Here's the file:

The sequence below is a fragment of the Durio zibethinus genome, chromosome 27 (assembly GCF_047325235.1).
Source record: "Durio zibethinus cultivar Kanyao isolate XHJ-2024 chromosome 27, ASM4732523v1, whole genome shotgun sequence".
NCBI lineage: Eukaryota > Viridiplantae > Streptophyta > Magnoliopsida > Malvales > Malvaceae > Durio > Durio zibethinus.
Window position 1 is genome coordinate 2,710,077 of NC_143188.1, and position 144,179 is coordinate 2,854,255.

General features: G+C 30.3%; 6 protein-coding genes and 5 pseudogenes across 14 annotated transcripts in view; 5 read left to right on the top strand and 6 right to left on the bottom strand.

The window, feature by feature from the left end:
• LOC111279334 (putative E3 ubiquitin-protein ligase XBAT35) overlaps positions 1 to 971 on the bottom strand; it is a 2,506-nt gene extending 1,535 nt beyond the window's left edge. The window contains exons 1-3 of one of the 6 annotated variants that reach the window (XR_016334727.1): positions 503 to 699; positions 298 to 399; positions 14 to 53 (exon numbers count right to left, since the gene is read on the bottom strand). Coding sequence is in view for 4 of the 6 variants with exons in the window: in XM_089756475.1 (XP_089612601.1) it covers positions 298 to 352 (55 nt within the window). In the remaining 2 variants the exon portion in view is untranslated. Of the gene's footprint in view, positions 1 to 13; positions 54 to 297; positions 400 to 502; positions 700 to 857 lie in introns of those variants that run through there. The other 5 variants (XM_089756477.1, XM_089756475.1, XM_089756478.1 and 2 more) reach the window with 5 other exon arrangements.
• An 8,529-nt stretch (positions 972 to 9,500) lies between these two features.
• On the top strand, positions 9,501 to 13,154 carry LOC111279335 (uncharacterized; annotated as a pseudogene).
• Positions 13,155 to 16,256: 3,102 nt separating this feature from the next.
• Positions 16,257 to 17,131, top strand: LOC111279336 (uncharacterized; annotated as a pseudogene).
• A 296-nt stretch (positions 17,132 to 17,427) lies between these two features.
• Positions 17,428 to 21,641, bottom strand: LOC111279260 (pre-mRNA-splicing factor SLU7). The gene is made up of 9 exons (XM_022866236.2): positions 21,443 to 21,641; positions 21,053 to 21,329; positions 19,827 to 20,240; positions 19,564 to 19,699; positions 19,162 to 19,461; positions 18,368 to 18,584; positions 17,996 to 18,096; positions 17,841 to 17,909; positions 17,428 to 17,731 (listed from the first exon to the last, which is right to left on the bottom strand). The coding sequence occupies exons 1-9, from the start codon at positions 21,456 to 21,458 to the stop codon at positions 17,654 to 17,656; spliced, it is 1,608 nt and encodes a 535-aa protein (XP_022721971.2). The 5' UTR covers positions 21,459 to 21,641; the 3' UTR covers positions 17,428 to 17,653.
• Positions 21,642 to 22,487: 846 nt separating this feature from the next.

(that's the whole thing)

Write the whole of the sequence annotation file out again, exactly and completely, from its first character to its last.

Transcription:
The sequence below is a fragment of the Durio zibethinus genome, chromosome 27 (assembly GCF_047325235.1).
Source record: "Durio zibethinus cultivar Kanyao isolate XHJ-2024 chromosome 27, ASM4732523v1, whole genome shotgun sequence".
NCBI lineage: Eukaryota > Viridiplantae > Streptophyta > Magnoliopsida > Malvales > Malvaceae > Durio > Durio zibethinus.
Window position 1 is genome coordinate 2,710,077 of NC_143188.1, and position 144,179 is coordinate 2,854,255.

General features: G+C 30.3%; 6 protein-coding genes and 5 pseudogenes across 14 annotated transcripts in view; 5 read left to right on the top strand and 6 right to left on the bottom strand.

The window, feature by feature from the left end:
• LOC111279334 (putative E3 ubiquitin-protein ligase XBAT35) overlaps positions 1 to 971 on the bottom strand; it is a 2,506-nt gene extending 1,535 nt beyond the window's left edge. The window contains exons 1-3 of one of the 6 annotated variants that reach the window (XR_016334727.1): positions 503 to 699; positions 298 to 399; positions 14 to 53 (exon numbers count right to left, since the gene is read on the bottom strand). Coding sequence is in view for 4 of the 6 variants with exons in the window: in XM_089756475.1 (XP_089612601.1) it covers positions 298 to 352 (55 nt within the window). In the remaining 2 variants the exon portion in view is untranslated. Of the gene's footprint in view, positions 1 to 13; positions 54 to 297; positions 400 to 502; positions 700 to 857 lie in introns of those variants that run through there. The other 5 variants (XM_089756477.1, XM_089756475.1, XM_089756478.1 and 2 more) reach the window with 5 other exon arrangements.
• An 8,529-nt stretch (positions 972 to 9,500) lies between these two features.
• On the top strand, positions 9,501 to 13,154 carry LOC111279335 (uncharacterized; annotated as a pseudogene).
• Positions 13,155 to 16,256: 3,102 nt separating this feature from the next.
• Positions 16,257 to 17,131, top strand: LOC111279336 (uncharacterized; annotated as a pseudogene).
• A 296-nt stretch (positions 17,132 to 17,427) lies between these two features.
• Positions 17,428 to 21,641, bottom strand: LOC111279260 (pre-mRNA-splicing factor SLU7). The gene is made up of 9 exons (XM_022866236.2): positions 21,443 to 21,641; positions 21,053 to 21,329; positions 19,827 to 20,240; positions 19,564 to 19,699; positions 19,162 to 19,461; positions 18,368 to 18,584; positions 17,996 to 18,096; positions 17,841 to 17,909; positions 17,428 to 17,731 (listed from the first exon to the last, which is right to left on the bottom strand). The coding sequence occupies exons 1-9, from the start codon at positions 21,456 to 21,458 to the stop codon at positions 17,654 to 17,656; spliced, it is 1,608 nt and encodes a 535-aa protein (XP_022721971.2). The 5' UTR covers positions 21,459 to 21,641; the 3' UTR covers positions 17,428 to 17,653.
• Positions 21,642 to 22,487: 846 nt separating this feature from the next.